I am a constant knuckle-cracker. I fidget with my hands and crack and pop the bones incessantly. So incessantly, in fact, that sometimes I feel bad for anyone who has to sit beside me at work.
Sometime last year, my partner and I went on a long-planned and even-longer-saved-for lengthy vacation. About a week into our break, I noticed that I had stopped my very bad habit.
But it’s rarely possible to fly off to another continent and spend more than a month away from work just to relax.
He wrote the book after suffering from the same thing that caused my knuckle-cracking anxiety. Since Hoehn’s career was part of the fast-paced world of entrepreneurs and startups, that probably isn’t surprising.
His anxiety came in different forms. He explains feeling constantly worried and unsafe, and losing all meaning and drive. It evolved into panic attacks and his doctor even prescribed him a drugs to help him control the downward spiral.
Hoehn tried many trendy things — flotation tanks and yoga, included — instead of the drugs. But it wasn’t until he stumbled across a book about play that he realized something important: “I was constantly depriving myself of play.”
He goes on a journey of self-discovery to incorporate more play into his life and the book is filled with exercises to help others do the same.
And while an unplugged, long vacation like the one I took may do the trick, Hoehn recognizes that time off work isn’t a necessity to change one’s lifestyle.
“I don’t need to be on vacation in order to play. I don’t even need to stop working,” he writes. “I can always do it. Play is a state of mind.” (Emphasis his.)
Here are some simple and fun ways to get playing:
Take the coffee dates outside
It’s pumpkin spice latte season again. And whether or not that’s your drink of choice, we’re all guilty of defaulting at some point to a coffee date when a friend suggests to meet up.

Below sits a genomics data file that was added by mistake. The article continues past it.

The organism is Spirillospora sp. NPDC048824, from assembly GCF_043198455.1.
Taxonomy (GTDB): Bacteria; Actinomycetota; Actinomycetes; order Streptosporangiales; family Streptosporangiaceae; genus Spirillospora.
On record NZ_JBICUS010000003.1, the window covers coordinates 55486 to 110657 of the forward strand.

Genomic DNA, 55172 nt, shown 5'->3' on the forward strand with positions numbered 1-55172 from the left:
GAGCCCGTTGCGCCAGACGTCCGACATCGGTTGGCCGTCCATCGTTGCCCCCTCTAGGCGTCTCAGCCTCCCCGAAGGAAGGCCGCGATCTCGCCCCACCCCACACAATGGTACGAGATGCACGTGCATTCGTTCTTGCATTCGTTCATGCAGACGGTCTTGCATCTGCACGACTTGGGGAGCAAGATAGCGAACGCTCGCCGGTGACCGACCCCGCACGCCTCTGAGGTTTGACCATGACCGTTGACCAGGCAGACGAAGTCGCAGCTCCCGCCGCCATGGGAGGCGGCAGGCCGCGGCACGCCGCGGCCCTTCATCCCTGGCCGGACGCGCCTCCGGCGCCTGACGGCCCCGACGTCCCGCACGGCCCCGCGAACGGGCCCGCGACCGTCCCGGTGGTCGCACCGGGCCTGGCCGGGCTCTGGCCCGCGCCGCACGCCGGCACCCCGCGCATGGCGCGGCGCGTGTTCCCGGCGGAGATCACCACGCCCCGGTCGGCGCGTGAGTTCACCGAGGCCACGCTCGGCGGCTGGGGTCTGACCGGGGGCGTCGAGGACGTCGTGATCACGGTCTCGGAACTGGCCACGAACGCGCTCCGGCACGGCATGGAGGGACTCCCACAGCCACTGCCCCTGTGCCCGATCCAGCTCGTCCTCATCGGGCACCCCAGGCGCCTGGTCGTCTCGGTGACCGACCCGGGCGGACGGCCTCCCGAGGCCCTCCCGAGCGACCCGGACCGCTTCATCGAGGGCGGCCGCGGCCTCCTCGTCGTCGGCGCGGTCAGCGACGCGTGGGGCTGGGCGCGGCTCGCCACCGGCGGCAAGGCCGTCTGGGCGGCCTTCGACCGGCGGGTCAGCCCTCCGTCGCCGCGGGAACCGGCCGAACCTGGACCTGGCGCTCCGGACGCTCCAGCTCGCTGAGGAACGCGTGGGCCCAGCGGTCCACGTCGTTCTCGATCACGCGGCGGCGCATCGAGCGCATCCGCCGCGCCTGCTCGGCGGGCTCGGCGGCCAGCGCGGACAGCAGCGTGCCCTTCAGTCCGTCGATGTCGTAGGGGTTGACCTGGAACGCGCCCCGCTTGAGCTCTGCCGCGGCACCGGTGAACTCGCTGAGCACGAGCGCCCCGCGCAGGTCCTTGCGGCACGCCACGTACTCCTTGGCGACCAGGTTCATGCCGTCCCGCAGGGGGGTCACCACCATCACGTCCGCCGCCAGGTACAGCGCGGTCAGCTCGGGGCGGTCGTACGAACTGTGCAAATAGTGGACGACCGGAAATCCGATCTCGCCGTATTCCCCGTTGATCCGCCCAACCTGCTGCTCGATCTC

Hoehn suggest ditching the coffee for something more fun, like a game of catch.
That’s exactly what he suggested to a new friend who wanted to spend some time with him.
The response he got? An all-caps “SURE THING.”
While board game cafes have taken off and video games are increasingly popular (e-sports, anyone?), Hoehn encourages his readers to play outside — and, if possible, to be physically active as well.
Embrace your childhood self
What was your favorite way to kill time on the playground as a kid? Was it a rousing game of four square or freeze tag? Perhaps you enjoyed parachute games or racing your friends?
Hoehn found it helped him to make a list of all of his favourite playtime activities when he was younger. He called it his play history.
For those who have trouble remembering if they were more into dodgeball or hula-hooping, Hoehn recommends calling an elementary school pal or several to help get the memories flowing.
This activity can help remind you of your favourite games and reconnect you to the joy you felt playing them when you were younger.
Pencil (or pen!) it in
Now that you know who you want to play with and what you’ll spend that time doing, schedule it in.
Hoehn created some time each day for his favorite playtime activity.
“That’s right — I actually scheduled a recurring event in my calendar called Play!” he writes.
It started out as a regular 30-minute play date once a week with a friend — home run derby, naturally.
The more into this lifestyle Hoehn got, the more he wanted to create even more space for regularly scheduled play. That’s when he signed up for a three-hour weekly improv class.
For those who may not have friends able to play with them every week or who want extra play time too, consider signing up for a class you’ve always wanted to try.
Hoehn found it a perfect way to keep shedding his anxious former self.
“All of us were there to play, to go with the flow and say ‘Yes!’ to every ridiculous scenario we were thrown into,” he wrote.
“And for a few glorious hours, I didn’t need to be my anxious, workaholic, perfectionist self. I could just play around and have guilt-free fun.”
It’s not just an anxiety killer
So, why do all this?
In Hoehn’s words: “Incorporating play into my weekly routine helped my anxiety and workaholism more than anything else. It was such a massive relief to hang out with my friends and have guilt-free fun again.”
Not only did it help him quash his anxiety, but it also opened up a way to work better.
“Playing helped me decompress and unplug from work, which actually made me more productive,” he writes.
He also says that “play, it seemed, had the power to make our work easier, faster, and more enjoyable.”
So, whether it’s finger painting, potato sack races or ultimate frisbee, grab a friend, figure out how you loved to play and get going.
Embrace your inner child — and help your outer adult relax and unwind.